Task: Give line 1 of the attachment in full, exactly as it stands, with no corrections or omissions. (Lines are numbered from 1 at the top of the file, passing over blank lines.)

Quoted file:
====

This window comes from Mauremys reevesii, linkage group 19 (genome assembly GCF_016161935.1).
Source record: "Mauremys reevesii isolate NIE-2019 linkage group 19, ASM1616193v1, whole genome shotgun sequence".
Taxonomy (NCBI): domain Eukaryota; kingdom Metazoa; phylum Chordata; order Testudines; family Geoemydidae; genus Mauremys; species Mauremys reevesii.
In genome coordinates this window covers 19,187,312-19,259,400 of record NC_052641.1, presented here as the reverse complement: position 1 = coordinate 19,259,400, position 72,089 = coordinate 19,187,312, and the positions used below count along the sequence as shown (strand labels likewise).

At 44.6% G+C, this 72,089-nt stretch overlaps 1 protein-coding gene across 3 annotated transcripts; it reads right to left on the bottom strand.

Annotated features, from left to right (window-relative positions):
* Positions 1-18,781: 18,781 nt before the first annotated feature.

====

This window comes from Mauremys reevesii, linkage group 19 (genome assembly GCF_016161935.1).